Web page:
Last week I covered the basics of the Ruger PC9. Today I’m setting it up for self-defense. The goals for any weapon defensive weapon are reliability and weight – the PC9 has both of these covered right out of the box – plus simplicity. Obviously the “simplest” way to run the PC9 would be without any accessories, but adding a couple of parts is going to make it better suited for defensive applications. Finally, as individuals there are some mods needed to make a weapon “fit” us.
The PC9’s stock comes with spacers to adjust length of pull, plus a rubber recoil pad. For defense I like a shorter stock than “normal;” even after removing all the spacers the stock was still a little too long for me. Plus, for quick defensive applications - grab the carbine and address the threat - a rubber pad is a little too grippy. When positioning the stock into the shoulder pocket it tends to get caught up on my clothing. (Keep in mind, these things apply to me. You may be different.)
My first mods were to make the PC9 fit me. I replaced all the spacers on the stock and the rubber recoil pad with a homemade G10 end cap. This brought the LOP down to twelve inches, just about the same as my AR’s with the A-1 stock. Now the stock is short, and quick to mount into the shoulder for low-ready position or on target to fire. I also added a sling mount to the left side of the stock so the carbine hangs flat against the body when slung.
Any defensive long gun/carbine should have a light. Remember safety rule #4 – Always identify your target and what’s beyond and surrounding it. Each year people shoot friends/family/non-threats in the dark due to a failure to identify the “threat.” Weapon mounted lights cure this problem. I mount the light at eleven-o’clock. I work the tail-cap switch with the thumb on my support hand. The eleven o’clock position places it in the right place to work to the left, right or over the top of cover and corners.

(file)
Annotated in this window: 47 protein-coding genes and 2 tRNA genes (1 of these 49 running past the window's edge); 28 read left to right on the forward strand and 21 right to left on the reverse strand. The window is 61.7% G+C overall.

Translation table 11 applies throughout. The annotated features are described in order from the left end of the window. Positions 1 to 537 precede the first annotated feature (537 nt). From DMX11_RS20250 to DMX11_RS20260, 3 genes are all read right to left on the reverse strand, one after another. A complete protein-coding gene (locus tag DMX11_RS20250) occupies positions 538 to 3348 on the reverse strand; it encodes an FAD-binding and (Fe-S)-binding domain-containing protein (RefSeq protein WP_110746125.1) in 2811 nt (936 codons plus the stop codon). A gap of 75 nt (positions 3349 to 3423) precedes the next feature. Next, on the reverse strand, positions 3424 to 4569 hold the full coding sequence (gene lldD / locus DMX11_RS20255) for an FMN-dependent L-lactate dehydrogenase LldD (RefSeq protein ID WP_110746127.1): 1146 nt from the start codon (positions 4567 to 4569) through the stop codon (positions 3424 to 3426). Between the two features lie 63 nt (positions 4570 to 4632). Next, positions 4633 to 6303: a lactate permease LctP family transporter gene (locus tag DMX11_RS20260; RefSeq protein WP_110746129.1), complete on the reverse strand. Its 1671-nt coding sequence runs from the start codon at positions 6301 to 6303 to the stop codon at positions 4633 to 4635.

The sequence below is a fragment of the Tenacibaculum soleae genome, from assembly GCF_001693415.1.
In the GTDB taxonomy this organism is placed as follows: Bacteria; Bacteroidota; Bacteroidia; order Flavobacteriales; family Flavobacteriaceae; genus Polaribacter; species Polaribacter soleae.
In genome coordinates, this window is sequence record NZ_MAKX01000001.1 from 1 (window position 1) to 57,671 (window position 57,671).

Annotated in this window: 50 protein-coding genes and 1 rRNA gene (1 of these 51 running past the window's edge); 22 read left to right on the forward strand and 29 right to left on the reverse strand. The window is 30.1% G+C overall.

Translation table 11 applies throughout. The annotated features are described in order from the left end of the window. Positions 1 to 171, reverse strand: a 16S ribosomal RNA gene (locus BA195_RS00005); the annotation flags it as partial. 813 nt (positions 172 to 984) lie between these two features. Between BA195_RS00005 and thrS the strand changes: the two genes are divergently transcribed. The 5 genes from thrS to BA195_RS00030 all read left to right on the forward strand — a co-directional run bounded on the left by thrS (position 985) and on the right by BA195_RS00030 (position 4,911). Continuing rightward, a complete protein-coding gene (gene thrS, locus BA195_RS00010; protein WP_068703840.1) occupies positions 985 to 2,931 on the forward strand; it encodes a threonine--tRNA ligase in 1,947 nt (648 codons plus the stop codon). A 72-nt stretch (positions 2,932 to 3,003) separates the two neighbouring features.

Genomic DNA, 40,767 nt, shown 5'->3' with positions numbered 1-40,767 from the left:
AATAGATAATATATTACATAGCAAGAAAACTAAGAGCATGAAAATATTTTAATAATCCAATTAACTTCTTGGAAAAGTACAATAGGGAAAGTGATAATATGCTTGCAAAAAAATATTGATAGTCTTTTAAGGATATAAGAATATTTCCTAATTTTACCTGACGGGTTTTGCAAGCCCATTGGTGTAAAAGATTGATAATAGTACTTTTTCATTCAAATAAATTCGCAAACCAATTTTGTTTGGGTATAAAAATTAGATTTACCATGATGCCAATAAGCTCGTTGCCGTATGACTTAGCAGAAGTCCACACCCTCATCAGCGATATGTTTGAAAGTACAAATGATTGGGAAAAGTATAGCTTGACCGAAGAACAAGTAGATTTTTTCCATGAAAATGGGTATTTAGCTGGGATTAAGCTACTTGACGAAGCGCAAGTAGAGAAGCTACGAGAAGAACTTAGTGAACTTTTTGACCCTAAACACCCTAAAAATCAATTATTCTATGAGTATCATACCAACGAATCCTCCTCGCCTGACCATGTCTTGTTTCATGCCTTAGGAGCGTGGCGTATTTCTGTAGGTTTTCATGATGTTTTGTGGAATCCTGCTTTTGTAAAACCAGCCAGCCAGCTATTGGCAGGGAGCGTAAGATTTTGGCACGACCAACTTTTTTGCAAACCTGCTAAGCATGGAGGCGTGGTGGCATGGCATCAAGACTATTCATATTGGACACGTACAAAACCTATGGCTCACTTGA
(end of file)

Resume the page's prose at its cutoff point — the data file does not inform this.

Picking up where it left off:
Another essential for me is a red dot sight. I can still work irons in the light, but the dot is essential for me in low-light conditions. I stay away from magnified optics. Remember, carbine use in defensive work is short range – bedroom to the end of the hall. Magnified optics restrict your field of view, so 1x is the way to go.
The top of the PC9’s receiver has a rail, so bolting on a sight is no problem. The model I have – 19115 – comes with an aluminum handguard with M-Lok slots, so attaching a light is simple too. My final changes were to swap the bolt handle to the left side, and replace the factory Ruger magwell with the supplied Glock magwell, creating the ability for pistol and carbine to use the same ammo and magazines.
“My” PC9 is ready to hit the range. And I apologize, but I got so deep into the reasons for my modifications that there’s no more room left. And, I have a feeling that this range trip is going to require more than just a paragraph or two to cover the details. Bear with me, and I promise a full report next week.
Tiger McKee is director of Shootrite Firearms Academy, which is celebrating its twenty-fifth anniversary. He is the author of The Book of Two Guns, AR-15 Skills and Drills, has a regular column in American Handgunner and makes some cool knives and custom revolvers. Visit Shootrite’s Facebook page for other details.